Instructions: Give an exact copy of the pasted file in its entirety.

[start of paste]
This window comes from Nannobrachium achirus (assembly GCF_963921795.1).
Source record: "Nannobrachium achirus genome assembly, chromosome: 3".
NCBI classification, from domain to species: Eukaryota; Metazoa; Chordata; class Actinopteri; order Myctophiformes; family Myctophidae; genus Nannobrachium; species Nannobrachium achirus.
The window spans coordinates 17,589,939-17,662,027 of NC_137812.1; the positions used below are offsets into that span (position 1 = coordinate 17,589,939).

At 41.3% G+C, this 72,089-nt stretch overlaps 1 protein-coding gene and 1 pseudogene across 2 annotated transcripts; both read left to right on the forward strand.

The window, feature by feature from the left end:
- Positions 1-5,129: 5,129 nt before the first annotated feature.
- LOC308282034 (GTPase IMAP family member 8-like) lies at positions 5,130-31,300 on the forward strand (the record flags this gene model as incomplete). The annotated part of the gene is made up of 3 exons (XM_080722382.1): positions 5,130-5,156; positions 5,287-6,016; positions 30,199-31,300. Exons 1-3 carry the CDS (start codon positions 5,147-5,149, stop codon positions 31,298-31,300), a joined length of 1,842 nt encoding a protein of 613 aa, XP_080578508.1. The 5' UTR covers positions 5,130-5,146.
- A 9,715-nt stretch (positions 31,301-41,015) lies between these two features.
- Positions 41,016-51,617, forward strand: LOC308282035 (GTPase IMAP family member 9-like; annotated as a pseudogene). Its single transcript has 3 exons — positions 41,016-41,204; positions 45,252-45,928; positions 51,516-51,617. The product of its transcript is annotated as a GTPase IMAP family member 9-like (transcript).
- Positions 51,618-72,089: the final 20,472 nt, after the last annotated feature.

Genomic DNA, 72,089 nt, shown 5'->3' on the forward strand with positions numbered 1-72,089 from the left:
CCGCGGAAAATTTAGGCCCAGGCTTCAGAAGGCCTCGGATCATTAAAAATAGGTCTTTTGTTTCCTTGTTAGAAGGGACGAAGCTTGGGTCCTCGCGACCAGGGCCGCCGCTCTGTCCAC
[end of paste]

This window comes from Nannobrachium achirus (assembly GCF_963921795.1).
Source record: "Nannobrachium achirus genome assembly, chromosome: 3".
NCBI classification, from domain to species: Eukaryota; Metazoa; Chordata; class Actinopteri; order Myctophiformes; family Myctophidae; genus Nannobrachium; species Nannobrachium achirus.
The window spans coordinates 17,589,939-17,662,027 of NC_137812.1; the positions used below are offsets into that span (position 1 = coordinate 17,589,939).

At 41.3% G+C, this 72,089-nt stretch overlaps 1 protein-coding gene and 1 pseudogene across 2 annotated transcripts; both read left to right on the forward strand.

The window, feature by feature from the left end:
- Positions 1-5,129: 5,129 nt before the first annotated feature.
- LOC308282034 (GTPase IMAP family member 8-like) lies at positions 5,130-31,300 on the forward strand (the record flags this gene model as incomplete). The annotated part of the gene is made up of 3 exons (XM_080722382.1): positions 5,130-5,156; positions 5,287-6,016; positions 30,199-31,300. Exons 1-3 carry the CDS (start codon positions 5,147-5,149, stop codon positions 31,298-31,300), a joined length of 1,842 nt encoding a protein of 613 aa, XP_080578508.1. The 5' UTR covers positions 5,130-5,146.
- A 9,715-nt stretch (positions 31,301-41,015) lies between these two features.
- Positions 41,016-51,617, forward strand: LOC308282035 (GTPase IMAP family member 9-like; annotated as a pseudogene). Its single transcript has 3 exons — positions 41,016-41,204; positions 45,252-45,928; positions 51,516-51,617. The product of its transcript is annotated as a GTPase IMAP family member 9-like (transcript).
- Positions 51,618-72,089: the final 20,472 nt, after the last annotated feature.

Genomic DNA, 72,089 nt, shown 5'->3' on the forward strand with positions numbered 1-72,089 from the left:
CCGCGGAAAATTTAGGCCCAGGCTTCAGAAGGCCTCGGATCATTAAAAATAGGTCTTTTGTTTCCTTGTTAGAAGGGACGAAGCTTGGGTCCTCGCGACCAGGGCCGCCGCTCTGTCCAC